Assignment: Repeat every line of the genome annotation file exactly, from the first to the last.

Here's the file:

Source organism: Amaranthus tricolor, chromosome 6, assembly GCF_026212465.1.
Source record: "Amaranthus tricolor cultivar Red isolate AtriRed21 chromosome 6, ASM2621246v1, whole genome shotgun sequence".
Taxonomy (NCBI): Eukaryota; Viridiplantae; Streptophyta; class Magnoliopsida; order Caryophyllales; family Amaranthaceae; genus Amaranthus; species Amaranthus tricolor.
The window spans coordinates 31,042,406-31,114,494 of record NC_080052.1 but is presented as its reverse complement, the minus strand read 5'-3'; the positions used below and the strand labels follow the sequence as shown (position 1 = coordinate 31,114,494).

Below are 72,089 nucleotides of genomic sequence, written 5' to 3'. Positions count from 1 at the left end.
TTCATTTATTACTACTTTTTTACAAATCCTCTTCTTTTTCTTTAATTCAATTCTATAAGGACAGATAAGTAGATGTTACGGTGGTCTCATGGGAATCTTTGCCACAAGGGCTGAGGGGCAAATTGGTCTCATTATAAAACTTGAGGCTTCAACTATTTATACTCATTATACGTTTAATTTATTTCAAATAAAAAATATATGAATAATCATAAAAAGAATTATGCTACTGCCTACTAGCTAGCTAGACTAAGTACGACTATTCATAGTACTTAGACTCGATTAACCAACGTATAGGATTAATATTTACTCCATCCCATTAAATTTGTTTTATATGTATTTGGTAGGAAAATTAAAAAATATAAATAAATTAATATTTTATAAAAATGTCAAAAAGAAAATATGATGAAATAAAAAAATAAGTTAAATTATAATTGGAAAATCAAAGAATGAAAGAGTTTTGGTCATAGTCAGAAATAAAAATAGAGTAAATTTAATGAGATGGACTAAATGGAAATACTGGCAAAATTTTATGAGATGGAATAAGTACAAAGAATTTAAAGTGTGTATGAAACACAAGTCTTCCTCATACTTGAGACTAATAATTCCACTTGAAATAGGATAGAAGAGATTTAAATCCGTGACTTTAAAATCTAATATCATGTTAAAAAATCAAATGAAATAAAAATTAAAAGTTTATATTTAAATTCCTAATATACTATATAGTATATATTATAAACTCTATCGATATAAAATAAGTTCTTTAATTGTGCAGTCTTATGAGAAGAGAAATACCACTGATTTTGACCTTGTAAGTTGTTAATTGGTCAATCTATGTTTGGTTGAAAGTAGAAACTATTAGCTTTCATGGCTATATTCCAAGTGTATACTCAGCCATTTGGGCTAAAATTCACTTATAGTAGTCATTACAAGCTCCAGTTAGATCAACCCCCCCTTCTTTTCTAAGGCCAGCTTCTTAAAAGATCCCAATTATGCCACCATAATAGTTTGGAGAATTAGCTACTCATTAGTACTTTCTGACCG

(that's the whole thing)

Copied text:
Source organism: Amaranthus tricolor, chromosome 6, assembly GCF_026212465.1.
Source record: "Amaranthus tricolor cultivar Red isolate AtriRed21 chromosome 6, ASM2621246v1, whole genome shotgun sequence".
Taxonomy (NCBI): Eukaryota; Viridiplantae; Streptophyta; class Magnoliopsida; order Caryophyllales; family Amaranthaceae; genus Amaranthus; species Amaranthus tricolor.
The window spans coordinates 31,042,406-31,114,494 of record NC_080052.1 but is presented as its reverse complement, the minus strand read 5'-3'; the positions used below and the strand labels follow the sequence as shown (position 1 = coordinate 31,114,494).

Below are 72,089 nucleotides of genomic sequence, written 5' to 3'. Positions count from 1 at the left end.
TTCATTTATTACTACTTTTTTACAAATCCTCTTCTTTTTCTTTAATTCAATTCTATAAGGACAGATAAGTAGATGTTACGGTGGTCTCATGGGAATCTTTGCCACAAGGGCTGAGGGGCAAATTGGTCTCATTATAAAACTTGAGGCTTCAACTATTTATACTCATTATACGTTTAATTTATTTCAAATAAAAAATATATGAATAATCATAAAAAGAATTATGCTACTGCCTACTAGCTAGCTAGACTAAGTACGACTATTCATAGTACTTAGACTCGATTAACCAACGTATAGGATTAATATTTACTCCATCCCATTAAATTTGTTTTATATGTATTTGGTAGGAAAATTAAAAAATATAAATAAATTAATATTTTATAAAAATGTCAAAAAGAAAATATGATGAAATAAAAAAATAAGTTAAATTATAATTGGAAAATCAAAGAATGAAAGAGTTTTGGTCATAGTCAGAAATAAAAATAGAGTAAATTTAATGAGATGGACTAAATGGAAATACTGGCAAAATTTTATGAGATGGAATAAGTACAAAGAATTTAAAGTGTGTATGAAACACAAGTCTTCCTCATACTTGAGACTAATAATTCCACTTGAAATAGGATAGAAGAGATTTAAATCCGTGACTTTAAAATCTAATATCATGTTAAAAAATCAAATGAAATAAAAATTAAAAGTTTATATTTAAATTCCTAATATACTATATAGTATATATTATAAACTCTATCGATATAAAATAAGTTCTTTAATTGTGCAGTCTTATGAGAAGAGAAATACCACTGATTTTGACCTTGTAAGTTGTTAATTGGTCAATCTATGTTTGGTTGAAAGTAGAAACTATTAGCTTTCATGGCTATATTCCAAGTGTATACTCAGCCATTTGGGCTAAAATTCACTTATAGTAGTCATTACAAGCTCCAGTTAGATCAACCCCCCCTTCTTTTCTAAGGCCAGCTTCTTAAAAGATCCCAATTATGCCACCATAATAGTTTGGAGAATTAGCTACTCATTAGTACTTTCTGACCG